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Titles and Abstracts for Issue 22, Winter 2005

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Interior Pressure in the Mortar and Motion of a No. 3 Shell in a Fireworks Shot
Yuzo Ooki, Dayu Ding, Masamori Higaki and Tadao Yoshida Department of Mechanical Engineering, Ashikaga Institute of Technology, 268-Omae-cho, Ashikaga-shi, Tochigi 326-8558, Japan

Abstract: Interior pressure in a fireworks mortar and initial velocity for the shot of a no. 3 shell were measured and results were analyzed. The observed initial velocity was mainly explained by the action of the interior pressure during the shot. On the other hand, a delay in pressure propagation in the mortar, the effect of gas flow through the gap between the mortar and shell, and acceleration of the shell just after leaving the muzzle were suggested.

Keywords: fireworks, shot, interior ballistics, initial velocity

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A Prediction of Aerial Shell and Comet Trajectories Using SHELLCALC©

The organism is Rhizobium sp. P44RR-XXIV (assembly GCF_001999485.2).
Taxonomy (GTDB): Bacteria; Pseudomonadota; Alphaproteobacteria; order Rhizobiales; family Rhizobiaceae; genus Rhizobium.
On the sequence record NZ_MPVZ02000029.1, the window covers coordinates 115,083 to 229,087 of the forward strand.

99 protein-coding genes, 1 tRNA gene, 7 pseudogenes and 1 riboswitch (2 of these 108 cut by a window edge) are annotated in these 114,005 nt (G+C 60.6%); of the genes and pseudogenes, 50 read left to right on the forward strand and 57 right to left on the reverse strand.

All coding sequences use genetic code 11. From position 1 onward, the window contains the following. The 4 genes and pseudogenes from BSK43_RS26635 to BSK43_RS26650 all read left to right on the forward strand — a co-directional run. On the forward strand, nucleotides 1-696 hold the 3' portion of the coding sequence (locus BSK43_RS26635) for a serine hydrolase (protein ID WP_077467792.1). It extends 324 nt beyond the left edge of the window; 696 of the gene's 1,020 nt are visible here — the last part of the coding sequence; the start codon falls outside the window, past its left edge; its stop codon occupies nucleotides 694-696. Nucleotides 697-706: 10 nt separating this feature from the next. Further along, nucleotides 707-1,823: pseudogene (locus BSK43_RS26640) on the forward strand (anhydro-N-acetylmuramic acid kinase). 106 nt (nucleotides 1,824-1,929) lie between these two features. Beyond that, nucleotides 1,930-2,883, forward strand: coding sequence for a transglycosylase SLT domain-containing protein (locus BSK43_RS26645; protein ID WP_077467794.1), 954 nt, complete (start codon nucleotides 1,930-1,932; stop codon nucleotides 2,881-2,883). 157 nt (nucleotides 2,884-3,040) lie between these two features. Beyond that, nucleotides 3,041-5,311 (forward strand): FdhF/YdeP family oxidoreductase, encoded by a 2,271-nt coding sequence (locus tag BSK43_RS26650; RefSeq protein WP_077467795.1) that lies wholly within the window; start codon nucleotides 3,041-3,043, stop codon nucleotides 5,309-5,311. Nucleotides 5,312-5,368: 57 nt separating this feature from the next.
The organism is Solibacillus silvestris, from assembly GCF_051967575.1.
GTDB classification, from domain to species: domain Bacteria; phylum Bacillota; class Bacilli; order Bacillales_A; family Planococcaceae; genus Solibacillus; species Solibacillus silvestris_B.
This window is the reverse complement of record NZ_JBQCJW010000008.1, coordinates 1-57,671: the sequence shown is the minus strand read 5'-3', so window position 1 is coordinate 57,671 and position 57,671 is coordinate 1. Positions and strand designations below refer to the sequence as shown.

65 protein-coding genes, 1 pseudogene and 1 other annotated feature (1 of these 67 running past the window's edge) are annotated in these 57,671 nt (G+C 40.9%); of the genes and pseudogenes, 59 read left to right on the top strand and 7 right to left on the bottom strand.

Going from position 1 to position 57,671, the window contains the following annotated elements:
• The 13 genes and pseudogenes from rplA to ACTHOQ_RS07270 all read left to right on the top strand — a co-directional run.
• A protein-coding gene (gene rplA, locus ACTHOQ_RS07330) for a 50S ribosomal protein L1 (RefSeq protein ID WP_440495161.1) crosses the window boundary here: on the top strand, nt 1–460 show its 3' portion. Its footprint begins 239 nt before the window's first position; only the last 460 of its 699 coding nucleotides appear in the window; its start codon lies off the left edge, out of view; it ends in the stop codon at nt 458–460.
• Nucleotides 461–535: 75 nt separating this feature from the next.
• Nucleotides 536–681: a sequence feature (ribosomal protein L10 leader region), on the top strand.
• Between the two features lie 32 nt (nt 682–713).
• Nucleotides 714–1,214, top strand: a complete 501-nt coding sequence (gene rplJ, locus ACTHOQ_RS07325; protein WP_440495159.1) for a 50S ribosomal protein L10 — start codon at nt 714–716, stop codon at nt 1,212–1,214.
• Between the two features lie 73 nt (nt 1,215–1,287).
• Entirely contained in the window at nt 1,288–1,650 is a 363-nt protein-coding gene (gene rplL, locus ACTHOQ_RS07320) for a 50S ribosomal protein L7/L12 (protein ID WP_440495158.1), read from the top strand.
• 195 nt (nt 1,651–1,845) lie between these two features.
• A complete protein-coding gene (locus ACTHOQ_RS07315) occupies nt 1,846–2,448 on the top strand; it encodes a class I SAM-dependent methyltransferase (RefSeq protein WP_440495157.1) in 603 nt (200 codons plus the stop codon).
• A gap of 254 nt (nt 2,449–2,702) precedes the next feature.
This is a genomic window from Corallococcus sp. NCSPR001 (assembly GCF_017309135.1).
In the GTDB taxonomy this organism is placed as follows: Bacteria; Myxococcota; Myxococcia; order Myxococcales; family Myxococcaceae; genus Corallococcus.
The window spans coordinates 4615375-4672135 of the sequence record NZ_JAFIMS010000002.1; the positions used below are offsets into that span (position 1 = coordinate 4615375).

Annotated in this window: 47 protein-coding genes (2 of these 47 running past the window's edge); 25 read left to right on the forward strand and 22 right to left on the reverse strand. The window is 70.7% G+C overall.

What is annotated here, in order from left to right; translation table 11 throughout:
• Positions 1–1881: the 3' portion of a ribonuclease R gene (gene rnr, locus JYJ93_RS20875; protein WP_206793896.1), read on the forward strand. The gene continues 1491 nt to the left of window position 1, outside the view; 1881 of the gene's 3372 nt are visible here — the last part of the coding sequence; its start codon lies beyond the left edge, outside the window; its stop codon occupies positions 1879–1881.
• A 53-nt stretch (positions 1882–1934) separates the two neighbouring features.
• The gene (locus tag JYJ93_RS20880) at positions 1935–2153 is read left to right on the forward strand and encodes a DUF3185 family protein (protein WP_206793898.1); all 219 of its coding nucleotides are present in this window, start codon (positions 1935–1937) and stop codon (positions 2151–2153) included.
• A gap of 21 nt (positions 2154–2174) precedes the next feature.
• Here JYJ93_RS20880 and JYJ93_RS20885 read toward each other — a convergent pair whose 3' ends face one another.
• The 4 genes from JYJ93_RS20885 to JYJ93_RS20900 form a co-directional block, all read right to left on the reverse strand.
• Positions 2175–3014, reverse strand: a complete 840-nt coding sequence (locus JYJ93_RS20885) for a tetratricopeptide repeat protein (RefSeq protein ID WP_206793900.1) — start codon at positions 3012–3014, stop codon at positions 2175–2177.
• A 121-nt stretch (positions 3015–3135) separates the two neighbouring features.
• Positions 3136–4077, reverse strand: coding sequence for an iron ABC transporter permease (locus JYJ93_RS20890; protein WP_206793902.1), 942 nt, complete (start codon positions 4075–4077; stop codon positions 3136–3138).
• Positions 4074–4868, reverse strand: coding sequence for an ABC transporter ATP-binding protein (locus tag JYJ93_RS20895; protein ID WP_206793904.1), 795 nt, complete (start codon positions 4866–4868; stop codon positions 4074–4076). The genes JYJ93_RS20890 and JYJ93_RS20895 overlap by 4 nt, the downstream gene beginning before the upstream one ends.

John Harradine and Tom Smith
Manly, Queensland, Australia; Davas Ltd, 8 Aragon Place, Kimbolton, UK

Abstract: This paper describes a model for predicting the path of aerial shells and Roman candle comets. This model, incorporated in a Microsoft® Excel-based freeware program, SHELLCALC©, predicts the trajectory of these fireworks using point mass equations for range and height. These equations are modified to take into consideration mortar/candle angle, launch altitude above sea level, wind speed and direction, comet consumption, air density and terrain, and incorporate an approximation of shell drift through tumbling motion and mortar balloting. The graphical output from the model also incorporates typical shell burst diameters.

Keywords: shells, comets, ballistics, trajectory, fall-out

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Reaction propagation between fireworks shells and compositions confined in steel pipes
E. Contestabile and B. von Rosen
Canadian Explosive Research Lab, 555 Booth St., Ottawa, Ontario K1A 0G1, Canada

Abstract: This study presents the experimental results on the ignition of linear arrays of fireworks articles and bulk stars and describes their propensity to mass explode. Star and report shells, roman candles, and bulk cylindrical and spherical stars were functioned in steel pipes through initiation with a small black powder charge or an explosives booster. Continuous velocity of detonation probes was used to monitor the rate of reaction among the pyrotechnic components and the resultant fragmentation of the steel pipe was used to rate the violence of the reaction. All pipes fragmented and the measured reaction rate ranged from 170 to 870 ms-1. Based on fragmentation, the violence of reaction increased from the star shells, to the roman candles, to the report shells, and then to the bulk stars.